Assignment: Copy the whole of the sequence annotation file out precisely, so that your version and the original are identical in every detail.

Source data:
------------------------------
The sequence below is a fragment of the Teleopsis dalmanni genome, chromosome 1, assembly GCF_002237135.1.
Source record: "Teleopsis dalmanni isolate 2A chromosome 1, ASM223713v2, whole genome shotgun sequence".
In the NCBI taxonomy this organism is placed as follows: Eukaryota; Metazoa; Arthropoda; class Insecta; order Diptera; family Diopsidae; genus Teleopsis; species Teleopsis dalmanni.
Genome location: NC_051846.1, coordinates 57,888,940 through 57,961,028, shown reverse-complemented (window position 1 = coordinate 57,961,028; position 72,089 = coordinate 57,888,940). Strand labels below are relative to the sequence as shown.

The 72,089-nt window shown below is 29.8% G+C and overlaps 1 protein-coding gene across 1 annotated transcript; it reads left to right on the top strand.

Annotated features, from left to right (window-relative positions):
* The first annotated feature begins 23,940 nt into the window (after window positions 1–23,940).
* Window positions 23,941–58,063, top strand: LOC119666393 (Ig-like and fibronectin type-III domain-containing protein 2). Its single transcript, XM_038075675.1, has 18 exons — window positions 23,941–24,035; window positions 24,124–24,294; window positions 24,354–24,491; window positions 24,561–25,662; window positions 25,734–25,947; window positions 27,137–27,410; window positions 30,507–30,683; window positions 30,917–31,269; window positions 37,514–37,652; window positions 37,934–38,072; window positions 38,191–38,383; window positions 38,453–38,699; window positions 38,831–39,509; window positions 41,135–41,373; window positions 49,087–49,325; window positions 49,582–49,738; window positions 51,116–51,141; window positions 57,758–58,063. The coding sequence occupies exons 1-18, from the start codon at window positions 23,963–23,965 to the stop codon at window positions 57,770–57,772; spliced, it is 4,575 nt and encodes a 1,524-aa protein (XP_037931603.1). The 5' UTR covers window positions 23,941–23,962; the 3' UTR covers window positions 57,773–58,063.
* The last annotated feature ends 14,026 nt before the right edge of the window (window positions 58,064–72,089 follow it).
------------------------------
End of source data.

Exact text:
The sequence below is a fragment of the Teleopsis dalmanni genome, chromosome 1, assembly GCF_002237135.1.
Source record: "Teleopsis dalmanni isolate 2A chromosome 1, ASM223713v2, whole genome shotgun sequence".
In the NCBI taxonomy this organism is placed as follows: Eukaryota; Metazoa; Arthropoda; class Insecta; order Diptera; family Diopsidae; genus Teleopsis; species Teleopsis dalmanni.
Genome location: NC_051846.1, coordinates 57,888,940 through 57,961,028, shown reverse-complemented (window position 1 = coordinate 57,961,028; position 72,089 = coordinate 57,888,940). Strand labels below are relative to the sequence as shown.

The 72,089-nt window shown below is 29.8% G+C and overlaps 1 protein-coding gene across 1 annotated transcript; it reads left to right on the top strand.

Annotated features, from left to right (window-relative positions):
* The first annotated feature begins 23,940 nt into the window (after window positions 1–23,940).
* Window positions 23,941–58,063, top strand: LOC119666393 (Ig-like and fibronectin type-III domain-containing protein 2). Its single transcript, XM_038075675.1, has 18 exons — window positions 23,941–24,035; window positions 24,124–24,294; window positions 24,354–24,491; window positions 24,561–25,662; window positions 25,734–25,947; window positions 27,137–27,410; window positions 30,507–30,683; window positions 30,917–31,269; window positions 37,514–37,652; window positions 37,934–38,072; window positions 38,191–38,383; window positions 38,453–38,699; window positions 38,831–39,509; window positions 41,135–41,373; window positions 49,087–49,325; window positions 49,582–49,738; window positions 51,116–51,141; window positions 57,758–58,063. The coding sequence occupies exons 1-18, from the start codon at window positions 23,963–23,965 to the stop codon at window positions 57,770–57,772; spliced, it is 4,575 nt and encodes a 1,524-aa protein (XP_037931603.1). The 5' UTR covers window positions 23,941–23,962; the 3' UTR covers window positions 57,773–58,063.
* The last annotated feature ends 14,026 nt before the right edge of the window (window positions 58,064–72,089 follow it).